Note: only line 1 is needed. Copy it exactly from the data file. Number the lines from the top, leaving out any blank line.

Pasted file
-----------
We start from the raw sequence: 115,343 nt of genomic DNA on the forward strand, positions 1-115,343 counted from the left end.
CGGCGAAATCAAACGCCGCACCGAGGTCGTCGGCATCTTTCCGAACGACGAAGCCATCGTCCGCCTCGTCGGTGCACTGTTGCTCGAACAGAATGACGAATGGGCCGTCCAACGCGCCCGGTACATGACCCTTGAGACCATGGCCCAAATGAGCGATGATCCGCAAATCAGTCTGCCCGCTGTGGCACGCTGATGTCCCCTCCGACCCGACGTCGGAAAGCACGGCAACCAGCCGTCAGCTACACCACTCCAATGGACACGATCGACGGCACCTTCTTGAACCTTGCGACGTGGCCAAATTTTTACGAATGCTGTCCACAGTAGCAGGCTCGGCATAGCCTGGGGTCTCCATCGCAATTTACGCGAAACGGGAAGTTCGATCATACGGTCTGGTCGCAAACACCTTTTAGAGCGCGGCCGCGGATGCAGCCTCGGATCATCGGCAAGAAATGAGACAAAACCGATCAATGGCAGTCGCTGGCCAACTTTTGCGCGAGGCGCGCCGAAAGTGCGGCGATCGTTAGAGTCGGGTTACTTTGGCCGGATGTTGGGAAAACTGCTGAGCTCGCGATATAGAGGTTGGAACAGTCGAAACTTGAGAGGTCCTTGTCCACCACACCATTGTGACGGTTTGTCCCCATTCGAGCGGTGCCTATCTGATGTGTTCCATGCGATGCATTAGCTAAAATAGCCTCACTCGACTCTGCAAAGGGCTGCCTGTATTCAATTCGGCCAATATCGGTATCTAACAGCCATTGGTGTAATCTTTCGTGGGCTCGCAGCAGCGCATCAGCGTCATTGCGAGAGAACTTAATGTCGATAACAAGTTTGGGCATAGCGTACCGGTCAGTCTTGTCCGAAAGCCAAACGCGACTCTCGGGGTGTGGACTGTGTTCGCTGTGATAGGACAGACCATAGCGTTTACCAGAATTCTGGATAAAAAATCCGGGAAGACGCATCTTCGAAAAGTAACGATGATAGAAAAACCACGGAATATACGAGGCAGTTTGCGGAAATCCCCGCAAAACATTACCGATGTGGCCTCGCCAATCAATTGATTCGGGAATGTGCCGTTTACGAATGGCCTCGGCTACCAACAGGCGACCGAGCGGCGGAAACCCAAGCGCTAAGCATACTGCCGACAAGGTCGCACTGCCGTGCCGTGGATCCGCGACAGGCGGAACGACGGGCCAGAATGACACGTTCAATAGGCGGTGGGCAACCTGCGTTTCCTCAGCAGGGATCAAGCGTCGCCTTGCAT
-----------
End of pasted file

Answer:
We start from the raw sequence: 115,343 nt of genomic DNA on the forward strand, positions 1-115,343 counted from the left end.